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How do I avoid drilling my chassis (frame?) to secure and plumb pipework

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  • How do I avoid drilling my chassis (frame?) to secure and plumb pipework


    I've an old Land-rover, I don't suppose you have too many stateside but the problem is the same.

    Had a ground-up rebuild and I had the chassis galvanised. I don't want to compromise the galving, and cable-ties will not only look a mess but are hardly the way to go. So, how would some of you suggest I fix or strap the 'P' clips or the pipe to my chassis (frame?), without wrecking the integrity of the zinc? This vehicle has a separate chassis, primitive thing and very 'agricultural' but the problem must exist when doing installs to late cars. Although the cynic in me would think, you just drill, simply because by the time it's a problem the car's in the crusher anyway - all your drilling did was help it on its way.

    Only, this vehicle has been around all my life, and if I have anything to do with it, will be around a helluva' lot longer..
    Last edited by BritCNGUser; 2 weeks ago.

  • #2
    Believe it or not , over here in the Colonies , Land Rovers are quite the item for collectors , the few that still exist. Never seen one on CNG, but no reason not to do it. I'd love to watch the shop dipping that frame in a hot dip galvi tank.


    • #3
      OK, I know that at bonkers prices, LRC ( push a fair few Stateside. I gathered these sit in the classic-car market quite well. Mine is running CNG now (of a fashion). It's been running LPG for the last 16 odd years (see the large saddle tanks just about visible underneath in the pic). I did a quick barn-yard feasibility / lash-up install, with my cylinders still sitting on a wheelbarrow, (yes i know), then worked with it running off my bowser. It worked well enough. I now want to pull the LPG off, (although I could leave the LPG on for a Tri-fueler?) then do a proper install. Hence my question.

      BTW: That bath for galving was mahoosive.
      Last edited by BritCNGUser; 2 weeks ago.


      • #4
        is it a tube frame? if it is you could slide your hp tubing through a piece of cheap pvc air hose so it cant rub. than slide it through the frame. or my pretty idea would be to weld small bolts ie 1/4 or 6mm head to head so that the threads stick out when the big bolt is where it belongs to larger bolts that will be needed to hold other things on ie cross members spring hangers and other things that bolt through the frame. than just use any type of clamp and lock washer and than a nut you like


        • #5
          I think I've the gist of what you're saying. Tube frame but to get into it, I'd have to drill. You other way would work I think, but your cheap PVC air hosing as a sheath gives me an idea. This with perhaps 'stainless' strapping , our utilitiies use it to strap shut their 'Cable Termination cabinets', (also like they use on wooden shipping crates) around the lot, such that it can't vibrate and rub. Find some in Balck, and it would be quick and look tidy too without being too much of a mud-trap.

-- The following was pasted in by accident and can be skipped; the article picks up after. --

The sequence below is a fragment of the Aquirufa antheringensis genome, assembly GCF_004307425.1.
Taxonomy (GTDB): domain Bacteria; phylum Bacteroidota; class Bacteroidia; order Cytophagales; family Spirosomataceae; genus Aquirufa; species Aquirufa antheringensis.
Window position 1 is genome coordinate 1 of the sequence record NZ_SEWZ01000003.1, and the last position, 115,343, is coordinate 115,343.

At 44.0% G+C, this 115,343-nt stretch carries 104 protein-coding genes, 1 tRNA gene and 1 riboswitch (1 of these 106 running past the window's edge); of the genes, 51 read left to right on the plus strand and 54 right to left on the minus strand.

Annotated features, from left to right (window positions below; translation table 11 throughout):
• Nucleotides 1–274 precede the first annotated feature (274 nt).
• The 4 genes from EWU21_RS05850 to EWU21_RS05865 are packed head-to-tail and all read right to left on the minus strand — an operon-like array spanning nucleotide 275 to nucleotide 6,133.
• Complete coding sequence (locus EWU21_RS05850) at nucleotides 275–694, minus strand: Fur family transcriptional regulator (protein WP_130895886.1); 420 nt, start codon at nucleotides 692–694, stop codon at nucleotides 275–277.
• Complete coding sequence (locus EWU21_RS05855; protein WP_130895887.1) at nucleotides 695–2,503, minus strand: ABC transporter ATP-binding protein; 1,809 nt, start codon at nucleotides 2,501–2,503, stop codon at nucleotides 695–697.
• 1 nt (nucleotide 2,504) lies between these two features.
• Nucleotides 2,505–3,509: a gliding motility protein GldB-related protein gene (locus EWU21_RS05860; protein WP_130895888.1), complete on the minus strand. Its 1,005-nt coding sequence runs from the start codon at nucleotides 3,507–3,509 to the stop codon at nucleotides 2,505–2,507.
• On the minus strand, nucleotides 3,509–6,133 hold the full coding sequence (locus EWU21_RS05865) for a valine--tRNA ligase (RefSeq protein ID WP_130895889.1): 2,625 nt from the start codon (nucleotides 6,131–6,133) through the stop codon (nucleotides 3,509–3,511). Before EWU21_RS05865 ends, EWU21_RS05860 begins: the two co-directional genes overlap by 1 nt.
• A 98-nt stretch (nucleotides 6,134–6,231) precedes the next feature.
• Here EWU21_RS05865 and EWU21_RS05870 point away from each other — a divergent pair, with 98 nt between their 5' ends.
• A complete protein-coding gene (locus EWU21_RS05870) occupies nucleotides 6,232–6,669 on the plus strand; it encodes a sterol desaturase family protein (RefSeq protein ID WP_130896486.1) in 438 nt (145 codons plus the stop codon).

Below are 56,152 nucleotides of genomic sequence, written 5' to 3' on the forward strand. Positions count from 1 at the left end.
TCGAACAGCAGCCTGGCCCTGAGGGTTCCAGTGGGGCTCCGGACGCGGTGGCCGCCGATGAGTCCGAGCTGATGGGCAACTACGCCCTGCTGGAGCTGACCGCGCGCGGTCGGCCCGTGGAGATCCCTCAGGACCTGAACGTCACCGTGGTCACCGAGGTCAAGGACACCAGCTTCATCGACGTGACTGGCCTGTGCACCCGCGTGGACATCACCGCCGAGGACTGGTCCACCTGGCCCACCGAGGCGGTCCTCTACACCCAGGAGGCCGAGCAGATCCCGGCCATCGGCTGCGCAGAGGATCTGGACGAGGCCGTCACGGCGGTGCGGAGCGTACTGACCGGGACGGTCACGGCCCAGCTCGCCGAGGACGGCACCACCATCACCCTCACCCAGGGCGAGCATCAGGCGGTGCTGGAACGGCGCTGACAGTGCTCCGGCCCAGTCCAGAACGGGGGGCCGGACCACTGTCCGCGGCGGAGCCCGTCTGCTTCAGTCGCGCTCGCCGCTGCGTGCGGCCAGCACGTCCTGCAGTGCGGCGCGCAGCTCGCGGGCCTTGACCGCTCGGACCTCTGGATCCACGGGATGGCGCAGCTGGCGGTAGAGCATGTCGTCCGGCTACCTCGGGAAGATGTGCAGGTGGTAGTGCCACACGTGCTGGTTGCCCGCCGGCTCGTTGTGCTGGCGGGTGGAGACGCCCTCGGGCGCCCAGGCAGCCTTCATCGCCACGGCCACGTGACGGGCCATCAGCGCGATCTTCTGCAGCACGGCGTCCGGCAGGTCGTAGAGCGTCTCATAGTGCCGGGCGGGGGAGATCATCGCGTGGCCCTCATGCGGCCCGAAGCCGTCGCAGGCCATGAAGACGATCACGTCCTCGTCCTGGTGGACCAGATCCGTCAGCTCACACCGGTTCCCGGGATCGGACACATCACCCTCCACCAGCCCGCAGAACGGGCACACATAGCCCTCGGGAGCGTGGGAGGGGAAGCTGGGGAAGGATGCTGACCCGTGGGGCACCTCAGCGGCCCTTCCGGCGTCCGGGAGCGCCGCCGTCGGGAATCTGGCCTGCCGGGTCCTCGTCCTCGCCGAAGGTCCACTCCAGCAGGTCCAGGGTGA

Last edited by BritCNGUser; 1 week ago.


          • #6
            I have done the pvc air trick and got it in and out of the frame through existing holes ie shipping tie down holes and other unused holes it is a pain in the back side but can be done with lashing wire and a few coat hangers I have found that getting a piece of the lashing wire through first than pulling on the lashing wire and having your friend push gently on the tubing works well also you dont want a good rubber air hose you need a piece of the cheapest pvc 3/8 is what I use as it is slick inside and out and excellent wear resistance I did one that way with bulkhead fittings in the factory tie down holes they were slots so had to have washers on both side. than parker par-flex to the hp regulator and the solenoid valve on the tank looked real slick but did give new meaning to pain in the back side


            • #7
              I'll have a looksee, somewhere in the chassis sectiion there may be a way in and out, and if there is, for even part of it, that would be truly the way to do it. Not due to do the job for a few weeks at least so will have plenty of time to plot this out. Thanks


              • #8
                I never recommend Parflex for vehicle use. Its fine as a dispenser hose but the unfortunate reality is that it can melt in a fire before the PRDs give way. This was the situation with a taxi in Phoenix back about 10 years ago when the car burned to the ground. Better to use braided stainless flex lines.


                • #9
                  Just been doing some digging - UK regs say: Pipe runs must be no closer than 300mm from any part of the exhaust system and must be visible along their full run... Kinda makes sense, would think Yank specsmuch the same and agreed, Parkaflex will be a no, no.

                  LPG is at 25Bar, but with CNG I can't see to treat it as any less!
                  Last edited by BritCNGUser; 6 days ago.